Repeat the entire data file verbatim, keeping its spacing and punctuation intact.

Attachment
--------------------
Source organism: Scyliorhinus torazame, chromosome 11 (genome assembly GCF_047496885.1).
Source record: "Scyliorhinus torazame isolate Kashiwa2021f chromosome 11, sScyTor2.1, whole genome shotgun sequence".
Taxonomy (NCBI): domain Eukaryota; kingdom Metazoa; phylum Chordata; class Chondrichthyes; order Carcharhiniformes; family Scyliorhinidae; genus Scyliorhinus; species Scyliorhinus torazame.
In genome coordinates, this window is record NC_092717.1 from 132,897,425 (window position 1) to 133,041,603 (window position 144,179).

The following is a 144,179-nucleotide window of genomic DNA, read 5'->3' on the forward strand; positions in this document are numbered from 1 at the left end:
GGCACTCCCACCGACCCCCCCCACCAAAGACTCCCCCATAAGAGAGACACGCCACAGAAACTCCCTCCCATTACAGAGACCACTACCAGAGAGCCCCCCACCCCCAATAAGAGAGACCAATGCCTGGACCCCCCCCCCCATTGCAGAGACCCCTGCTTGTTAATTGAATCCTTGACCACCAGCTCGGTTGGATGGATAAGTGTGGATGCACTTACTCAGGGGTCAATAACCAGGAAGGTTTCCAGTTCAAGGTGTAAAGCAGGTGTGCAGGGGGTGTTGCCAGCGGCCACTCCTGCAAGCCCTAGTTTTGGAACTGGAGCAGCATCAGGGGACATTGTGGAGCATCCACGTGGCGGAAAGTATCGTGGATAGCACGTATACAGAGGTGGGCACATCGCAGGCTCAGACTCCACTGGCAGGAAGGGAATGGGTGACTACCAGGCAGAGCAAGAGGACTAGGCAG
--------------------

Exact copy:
Source organism: Scyliorhinus torazame, chromosome 11 (genome assembly GCF_047496885.1).
Source record: "Scyliorhinus torazame isolate Kashiwa2021f chromosome 11, sScyTor2.1, whole genome shotgun sequence".
Taxonomy (NCBI): domain Eukaryota; kingdom Metazoa; phylum Chordata; class Chondrichthyes; order Carcharhiniformes; family Scyliorhinidae; genus Scyliorhinus; species Scyliorhinus torazame.
In genome coordinates, this window is record NC_092717.1 from 132,897,425 (window position 1) to 133,041,603 (window position 144,179).

The following is a 144,179-nucleotide window of genomic DNA, read 5'->3' on the forward strand; positions in this document are numbered from 1 at the left end:
GGCACTCCCACCGACCCCCCCCACCAAAGACTCCCCCATAAGAGAGACACGCCACAGAAACTCCCTCCCATTACAGAGACCACTACCAGAGAGCCCCCCACCCCCAATAAGAGAGACCAATGCCTGGACCCCCCCCCCCATTGCAGAGACCCCTGCTTGTTAATTGAATCCTTGACCACCAGCTCGGTTGGATGGATAAGTGTGGATGCACTTACTCAGGGGTCAATAACCAGGAAGGTTTCCAGTTCAAGGTGTAAAGCAGGTGTGCAGGGGGTGTTGCCAGCGGCCACTCCTGCAAGCCCTAGTTTTGGAACTGGAGCAGCATCAGGGGACATTGTGGAGCATCCACGTGGCGGAAAGTATCGTGGATAGCACGTATACAGAGGTGGGCACATCGCAGGCTCAGACTCCACTGGCAGGAAGGGAATGGGTGACTACCAGGCAGAGCAAGAGGACTAGGCAG